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Album Review

Lloyd "Tiny" Grimes was a vital force in swing, bebop, and R&B. Ungratefully jettisoned from the roster of the Atlantic record company in 1949, Grimes lined himself up with Gotham Records in Philadelphia. In 2004, the Classics Blues & Rhythm Series reissued all of Grimes' Gotham recordings made between 1949 and 1951. While this is rocking R&B at its very best, the jazz element runs strongly through these tasty vintage jams, and is personified by saxophonists Benny Golson, John Hardee, and Red Prysock; bassist Ike Isaacs; and pianists George Kelly and Freddie Redd. On the first two tracks the great Sonny Payne, later famous for his work with Count Basie, is all over the drums. Grimes himself had developed by 1949 into a first-rate jam-up electric guitarist. No melody was safe from this man's good-time sensibilities, be it "Frankie and Johnny," "Down by the Riverside," "Things Ain't What They Used to Be," or even "Loch Lomond." So successful was this last tune when performed in person that Grimes and his guys put on kilts and started calling themselves the Rocking Highlanders. Most of this stuff is solid, groovy, exciting instrumental dance music. There are only two vocalists on the entire compilation — Georgia native Claudine Clark and George Grant, who went by the name of Haji Baba. As slim as John Hardee's discography is (mostly Blue Note sides, usually mentioned in the same breath as those of Ike Quebec), his instrumental collaborations with Tiny Grimes are precious indeed. This outstanding compilation ends with a surprise tidbit predating the scope of this segment of the Grimes chronology; inadvertently omitted from an earlier volume in the series, "Jackie's Dance" was recorded near the end of 1947 and features Red Prysock on the tenor sax.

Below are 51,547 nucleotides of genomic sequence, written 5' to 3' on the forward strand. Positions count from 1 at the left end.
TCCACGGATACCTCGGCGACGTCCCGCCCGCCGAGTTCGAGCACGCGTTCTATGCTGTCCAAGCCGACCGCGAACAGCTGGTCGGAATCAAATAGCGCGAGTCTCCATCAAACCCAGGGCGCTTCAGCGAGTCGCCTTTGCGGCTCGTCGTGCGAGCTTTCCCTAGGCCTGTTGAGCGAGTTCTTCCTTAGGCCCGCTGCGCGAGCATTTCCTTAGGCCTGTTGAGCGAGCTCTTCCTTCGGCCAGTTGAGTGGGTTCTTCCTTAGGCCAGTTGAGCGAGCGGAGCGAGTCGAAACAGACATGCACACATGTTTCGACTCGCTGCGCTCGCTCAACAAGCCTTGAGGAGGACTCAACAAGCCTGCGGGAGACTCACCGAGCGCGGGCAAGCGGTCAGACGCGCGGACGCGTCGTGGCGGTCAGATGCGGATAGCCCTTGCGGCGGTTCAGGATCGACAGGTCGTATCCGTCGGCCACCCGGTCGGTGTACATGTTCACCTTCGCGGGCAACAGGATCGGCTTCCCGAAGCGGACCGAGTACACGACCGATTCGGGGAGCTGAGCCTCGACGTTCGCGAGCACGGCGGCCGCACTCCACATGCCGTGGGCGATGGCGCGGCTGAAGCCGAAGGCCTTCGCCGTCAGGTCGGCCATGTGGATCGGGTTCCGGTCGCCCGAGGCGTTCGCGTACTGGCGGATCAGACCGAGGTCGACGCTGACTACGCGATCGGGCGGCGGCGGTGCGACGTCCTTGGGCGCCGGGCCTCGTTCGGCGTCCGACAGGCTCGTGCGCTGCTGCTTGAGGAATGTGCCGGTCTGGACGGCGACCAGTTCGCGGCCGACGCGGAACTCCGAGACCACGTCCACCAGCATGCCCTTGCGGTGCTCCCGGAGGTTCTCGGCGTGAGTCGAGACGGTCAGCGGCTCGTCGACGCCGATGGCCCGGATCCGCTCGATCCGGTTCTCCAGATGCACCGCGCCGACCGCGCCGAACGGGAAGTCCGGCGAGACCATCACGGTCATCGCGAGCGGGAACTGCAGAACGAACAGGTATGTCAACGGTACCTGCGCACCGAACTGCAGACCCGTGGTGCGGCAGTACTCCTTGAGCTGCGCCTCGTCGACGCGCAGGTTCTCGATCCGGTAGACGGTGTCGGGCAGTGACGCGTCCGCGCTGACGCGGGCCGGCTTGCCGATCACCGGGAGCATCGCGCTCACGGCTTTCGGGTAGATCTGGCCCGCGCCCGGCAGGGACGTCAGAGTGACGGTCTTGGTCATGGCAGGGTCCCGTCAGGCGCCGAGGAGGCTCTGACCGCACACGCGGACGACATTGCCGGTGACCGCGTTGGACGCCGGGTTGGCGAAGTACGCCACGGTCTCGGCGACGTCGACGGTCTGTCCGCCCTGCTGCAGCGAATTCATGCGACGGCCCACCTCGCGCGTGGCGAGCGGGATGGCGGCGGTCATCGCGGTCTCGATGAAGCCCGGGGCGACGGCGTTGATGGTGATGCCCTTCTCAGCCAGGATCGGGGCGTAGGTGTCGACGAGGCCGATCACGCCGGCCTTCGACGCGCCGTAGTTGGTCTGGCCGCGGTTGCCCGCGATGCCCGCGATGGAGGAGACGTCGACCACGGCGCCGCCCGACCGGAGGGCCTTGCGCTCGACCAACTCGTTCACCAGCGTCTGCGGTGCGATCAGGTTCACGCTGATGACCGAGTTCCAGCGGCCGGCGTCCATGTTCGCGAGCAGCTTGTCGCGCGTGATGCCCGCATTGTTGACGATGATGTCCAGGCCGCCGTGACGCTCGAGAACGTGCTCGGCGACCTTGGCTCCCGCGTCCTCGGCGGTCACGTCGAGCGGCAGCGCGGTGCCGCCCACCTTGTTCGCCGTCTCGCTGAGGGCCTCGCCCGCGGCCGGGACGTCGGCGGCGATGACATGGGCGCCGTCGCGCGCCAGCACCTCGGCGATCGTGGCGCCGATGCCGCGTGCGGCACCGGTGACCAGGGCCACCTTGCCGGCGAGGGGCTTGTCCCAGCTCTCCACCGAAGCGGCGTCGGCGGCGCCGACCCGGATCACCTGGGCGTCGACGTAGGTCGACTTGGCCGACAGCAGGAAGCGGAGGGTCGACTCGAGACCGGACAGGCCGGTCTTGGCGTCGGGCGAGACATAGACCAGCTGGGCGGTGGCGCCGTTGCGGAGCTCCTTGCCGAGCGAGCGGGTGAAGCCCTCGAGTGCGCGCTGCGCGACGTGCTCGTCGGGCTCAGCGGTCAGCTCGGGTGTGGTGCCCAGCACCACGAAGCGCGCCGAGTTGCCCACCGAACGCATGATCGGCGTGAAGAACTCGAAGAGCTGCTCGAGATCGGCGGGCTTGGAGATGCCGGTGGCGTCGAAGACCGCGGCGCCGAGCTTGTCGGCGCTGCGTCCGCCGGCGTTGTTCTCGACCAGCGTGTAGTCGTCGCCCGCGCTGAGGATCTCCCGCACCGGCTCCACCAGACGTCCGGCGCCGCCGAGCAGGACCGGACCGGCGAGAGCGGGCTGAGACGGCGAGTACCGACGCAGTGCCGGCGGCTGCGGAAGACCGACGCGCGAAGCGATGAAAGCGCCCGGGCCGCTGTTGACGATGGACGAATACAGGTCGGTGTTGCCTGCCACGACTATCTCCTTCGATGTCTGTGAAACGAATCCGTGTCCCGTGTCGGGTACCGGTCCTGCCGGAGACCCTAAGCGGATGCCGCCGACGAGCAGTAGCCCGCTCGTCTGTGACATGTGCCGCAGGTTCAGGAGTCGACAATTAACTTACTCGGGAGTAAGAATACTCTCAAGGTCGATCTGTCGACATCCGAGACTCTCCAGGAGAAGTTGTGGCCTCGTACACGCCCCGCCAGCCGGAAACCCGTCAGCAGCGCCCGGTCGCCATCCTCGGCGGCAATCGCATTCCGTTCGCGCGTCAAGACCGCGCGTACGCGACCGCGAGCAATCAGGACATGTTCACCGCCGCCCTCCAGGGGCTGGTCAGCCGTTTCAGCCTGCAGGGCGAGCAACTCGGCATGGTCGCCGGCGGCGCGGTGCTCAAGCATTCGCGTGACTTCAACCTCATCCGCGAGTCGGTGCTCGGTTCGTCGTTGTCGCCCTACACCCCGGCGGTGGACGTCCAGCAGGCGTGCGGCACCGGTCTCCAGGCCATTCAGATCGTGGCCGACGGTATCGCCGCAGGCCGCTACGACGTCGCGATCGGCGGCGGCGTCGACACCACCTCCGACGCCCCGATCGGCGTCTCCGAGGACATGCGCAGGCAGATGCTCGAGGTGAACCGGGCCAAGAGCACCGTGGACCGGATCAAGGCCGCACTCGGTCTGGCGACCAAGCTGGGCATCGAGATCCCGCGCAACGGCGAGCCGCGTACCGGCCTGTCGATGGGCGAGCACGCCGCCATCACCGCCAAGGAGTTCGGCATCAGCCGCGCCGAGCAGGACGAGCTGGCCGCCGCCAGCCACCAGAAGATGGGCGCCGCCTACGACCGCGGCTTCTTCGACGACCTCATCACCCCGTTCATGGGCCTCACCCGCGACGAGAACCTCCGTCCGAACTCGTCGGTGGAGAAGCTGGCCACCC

Born: July 7, 1916 in Newport News, VA

Genre: Jazz

Years Active: '40s, '50s, '60s, '70s

Tiny Grimes was one of the earliest jazz electric guitarists to be influenced by Charlie Christian, and he developed his own swinging style. Early on, he was a drummer and worked as a pianist in Washington. In 1938, he started playing electric guitar, and two years later he was playing in a popular jive group, the Cats and the Fiddle. During 1943-1944, Grimes was part of a classic Art Tatum Trio which also included Slam Stewart. In September 1944, he led his first record date, using Charlie Parker;...
Full Bio
1949-1951, Tiny Grimes
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